and Untold Tales from the Malay World
Ian Proudfoot, one of the greatest scholars of the Islamic world of Southeast Asia and especially of early Muslim printing, passed away on 23 September 2011. The following is the introduction to the book 'Lost Times and Untold Tales From The Malay World' which pays tribute to his work.
* * * * * * * *
"maka kujadikan diriku pungutib sagala
remah remah dcripada sagala taman orang orang yang bijaksana, umpama, sa'ekor lubah
yang munghimpunkan mudu dcripada berbagei bagei junis bunga
bungaan yang harum bahunya"
Few scholars can match Ian Proudfoot's inspiring work in this scholarly garden, where, for the past three decades, he has cultivated with love and care the flowers and shoots of Malay World epistemology. Honouring the spirit of Proudfoot's scholarship, Lost Times and Untold Tales from the Malay World comprises original and provocative essays that reveal how analyses of offbeat texts can produce fascinating insights into the past. In one absorbing volume, a multi-disciplinary cohort of international academics presents intriguing, amusing and thought-provoking perspectives on calendars, royal myths, colonial expeditions, printing, propaganda, rituals, theatre, art, advertising, Islamic manuscripts, gardens and erotic literature. Linked by themes of transformations in time, texts and technologies, the essays apply the approaches of history, anthropology, art history, archaeology, linguistics, philology, literary criticism, and textual analysis to a marvellous array of cultural expressions from the Malay World, a huge geographical area spanning Peninsular and Insular Southeast Asia, with excursions into West, South, and East Asia as well as the "West". In this volume, mousedeers and beached whales, giant lizards, gaseous windbags and marginal Islamic scholars, Christian priests and Japanese aristocrats all roam around freely — a forceful demonstration of the futility of essentialising the cultural, literary and historical riches of the Malay World.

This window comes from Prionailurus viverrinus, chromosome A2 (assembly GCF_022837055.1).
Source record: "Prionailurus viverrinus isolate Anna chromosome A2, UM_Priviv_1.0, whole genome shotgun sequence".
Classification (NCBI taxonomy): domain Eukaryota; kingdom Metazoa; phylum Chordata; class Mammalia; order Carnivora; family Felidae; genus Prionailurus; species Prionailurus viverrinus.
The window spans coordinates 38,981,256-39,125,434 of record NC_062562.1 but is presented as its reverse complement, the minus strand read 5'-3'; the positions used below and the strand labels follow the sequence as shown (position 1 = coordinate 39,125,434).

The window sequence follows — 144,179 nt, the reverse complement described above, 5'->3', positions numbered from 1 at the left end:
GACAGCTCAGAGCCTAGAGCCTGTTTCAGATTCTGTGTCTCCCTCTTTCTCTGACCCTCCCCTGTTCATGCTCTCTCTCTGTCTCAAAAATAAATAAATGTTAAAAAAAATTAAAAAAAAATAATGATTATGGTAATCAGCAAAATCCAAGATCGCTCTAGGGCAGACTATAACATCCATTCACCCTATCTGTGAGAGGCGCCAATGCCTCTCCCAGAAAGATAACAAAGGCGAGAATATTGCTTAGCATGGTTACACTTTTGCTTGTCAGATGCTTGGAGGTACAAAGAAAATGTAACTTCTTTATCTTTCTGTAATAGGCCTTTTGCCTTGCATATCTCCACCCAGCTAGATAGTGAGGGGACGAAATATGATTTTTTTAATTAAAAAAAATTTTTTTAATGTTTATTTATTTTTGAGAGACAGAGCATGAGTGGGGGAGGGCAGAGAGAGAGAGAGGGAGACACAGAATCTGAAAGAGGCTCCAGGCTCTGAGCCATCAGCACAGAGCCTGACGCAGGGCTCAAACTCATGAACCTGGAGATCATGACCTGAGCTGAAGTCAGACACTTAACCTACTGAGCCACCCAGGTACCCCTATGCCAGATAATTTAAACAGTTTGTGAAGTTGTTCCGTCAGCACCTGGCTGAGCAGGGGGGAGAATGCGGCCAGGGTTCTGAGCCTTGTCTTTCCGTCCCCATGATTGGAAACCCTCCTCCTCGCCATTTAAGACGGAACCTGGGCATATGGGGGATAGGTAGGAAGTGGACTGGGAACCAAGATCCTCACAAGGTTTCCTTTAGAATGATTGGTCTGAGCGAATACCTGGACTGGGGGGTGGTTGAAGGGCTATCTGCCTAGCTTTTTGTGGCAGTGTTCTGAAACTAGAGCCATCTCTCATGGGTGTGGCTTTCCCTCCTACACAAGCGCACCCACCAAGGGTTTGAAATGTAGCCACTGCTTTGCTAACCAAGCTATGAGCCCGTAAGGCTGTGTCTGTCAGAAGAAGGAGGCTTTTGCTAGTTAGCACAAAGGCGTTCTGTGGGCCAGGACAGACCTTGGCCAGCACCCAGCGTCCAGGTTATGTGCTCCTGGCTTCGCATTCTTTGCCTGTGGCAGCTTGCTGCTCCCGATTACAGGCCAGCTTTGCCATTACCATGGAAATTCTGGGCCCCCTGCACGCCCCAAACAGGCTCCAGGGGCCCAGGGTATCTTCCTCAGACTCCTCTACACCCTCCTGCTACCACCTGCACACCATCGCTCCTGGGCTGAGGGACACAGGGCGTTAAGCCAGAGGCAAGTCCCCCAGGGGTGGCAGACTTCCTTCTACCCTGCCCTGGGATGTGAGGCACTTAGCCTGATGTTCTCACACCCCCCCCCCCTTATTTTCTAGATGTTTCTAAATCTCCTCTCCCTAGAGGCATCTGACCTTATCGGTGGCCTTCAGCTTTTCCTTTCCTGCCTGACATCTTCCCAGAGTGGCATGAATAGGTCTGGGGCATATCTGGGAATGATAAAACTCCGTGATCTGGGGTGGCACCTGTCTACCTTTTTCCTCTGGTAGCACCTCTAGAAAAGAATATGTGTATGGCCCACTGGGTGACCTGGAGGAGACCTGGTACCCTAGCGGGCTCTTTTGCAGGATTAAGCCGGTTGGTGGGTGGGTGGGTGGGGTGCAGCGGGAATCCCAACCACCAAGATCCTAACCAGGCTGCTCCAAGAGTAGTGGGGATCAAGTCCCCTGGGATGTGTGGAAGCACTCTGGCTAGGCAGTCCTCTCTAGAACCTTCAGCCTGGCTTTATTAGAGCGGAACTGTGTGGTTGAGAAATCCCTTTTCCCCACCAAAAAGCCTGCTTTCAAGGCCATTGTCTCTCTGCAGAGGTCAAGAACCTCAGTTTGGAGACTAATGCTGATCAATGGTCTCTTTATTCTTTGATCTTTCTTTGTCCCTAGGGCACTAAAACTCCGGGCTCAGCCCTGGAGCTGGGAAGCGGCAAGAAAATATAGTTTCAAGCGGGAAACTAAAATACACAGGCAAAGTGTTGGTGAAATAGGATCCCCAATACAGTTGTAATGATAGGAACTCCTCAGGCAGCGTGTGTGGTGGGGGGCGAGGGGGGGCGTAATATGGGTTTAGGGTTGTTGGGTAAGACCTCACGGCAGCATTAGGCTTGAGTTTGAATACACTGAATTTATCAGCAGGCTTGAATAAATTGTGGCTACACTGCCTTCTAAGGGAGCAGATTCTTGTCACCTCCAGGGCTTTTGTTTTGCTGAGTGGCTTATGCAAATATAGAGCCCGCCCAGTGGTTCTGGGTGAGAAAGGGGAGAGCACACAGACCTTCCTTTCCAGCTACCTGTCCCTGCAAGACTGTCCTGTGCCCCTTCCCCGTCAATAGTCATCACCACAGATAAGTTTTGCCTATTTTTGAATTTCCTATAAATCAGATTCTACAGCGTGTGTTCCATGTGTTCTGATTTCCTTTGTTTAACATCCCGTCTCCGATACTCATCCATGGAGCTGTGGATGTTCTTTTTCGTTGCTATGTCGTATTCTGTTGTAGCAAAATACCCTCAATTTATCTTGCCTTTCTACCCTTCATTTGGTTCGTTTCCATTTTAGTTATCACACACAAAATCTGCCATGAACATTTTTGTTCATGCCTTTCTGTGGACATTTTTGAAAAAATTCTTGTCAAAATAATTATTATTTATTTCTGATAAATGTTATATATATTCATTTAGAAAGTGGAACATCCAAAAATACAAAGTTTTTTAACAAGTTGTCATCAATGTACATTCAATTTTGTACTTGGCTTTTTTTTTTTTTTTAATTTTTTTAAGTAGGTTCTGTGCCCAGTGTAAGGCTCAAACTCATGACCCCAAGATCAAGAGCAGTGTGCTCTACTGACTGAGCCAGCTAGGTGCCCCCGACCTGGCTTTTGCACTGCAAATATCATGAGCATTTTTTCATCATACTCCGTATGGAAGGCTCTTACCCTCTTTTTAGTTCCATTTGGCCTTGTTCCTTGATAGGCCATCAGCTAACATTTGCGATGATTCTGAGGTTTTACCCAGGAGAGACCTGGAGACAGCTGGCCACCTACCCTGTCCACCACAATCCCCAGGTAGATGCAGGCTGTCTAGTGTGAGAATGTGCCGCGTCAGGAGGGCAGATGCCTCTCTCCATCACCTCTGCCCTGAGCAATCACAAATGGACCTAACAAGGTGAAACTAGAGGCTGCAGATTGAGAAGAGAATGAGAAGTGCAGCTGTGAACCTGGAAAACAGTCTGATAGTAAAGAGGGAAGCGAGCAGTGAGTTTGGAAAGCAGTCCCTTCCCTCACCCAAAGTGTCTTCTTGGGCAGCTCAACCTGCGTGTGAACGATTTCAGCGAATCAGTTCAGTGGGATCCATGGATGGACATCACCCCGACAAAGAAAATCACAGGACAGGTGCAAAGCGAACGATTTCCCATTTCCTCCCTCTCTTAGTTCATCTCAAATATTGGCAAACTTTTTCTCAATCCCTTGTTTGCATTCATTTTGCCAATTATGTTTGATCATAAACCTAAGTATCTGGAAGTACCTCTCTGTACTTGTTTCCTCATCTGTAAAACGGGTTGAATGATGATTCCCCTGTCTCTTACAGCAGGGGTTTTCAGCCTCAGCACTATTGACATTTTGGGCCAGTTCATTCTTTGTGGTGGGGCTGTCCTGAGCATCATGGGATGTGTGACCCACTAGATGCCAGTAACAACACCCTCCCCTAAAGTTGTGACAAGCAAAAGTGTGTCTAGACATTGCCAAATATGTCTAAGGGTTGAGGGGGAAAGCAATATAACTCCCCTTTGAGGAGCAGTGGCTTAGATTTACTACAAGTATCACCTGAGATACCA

with texts, technologies and time to a large extent has shaped his
academic life, forging his worldwide reputation as an acknowledged expert in
the Malay classical literature canon, philology, codicology, early printing
and newspapers. His research interests branched out to include
literacy, printing and colonial education in nineteenth-century Muslim
Southeast Asia, ideologies and genres in classical Malay manuscript
literature, and the history of Southeast Asian Muslim calendars,
and Indian calendars in Java.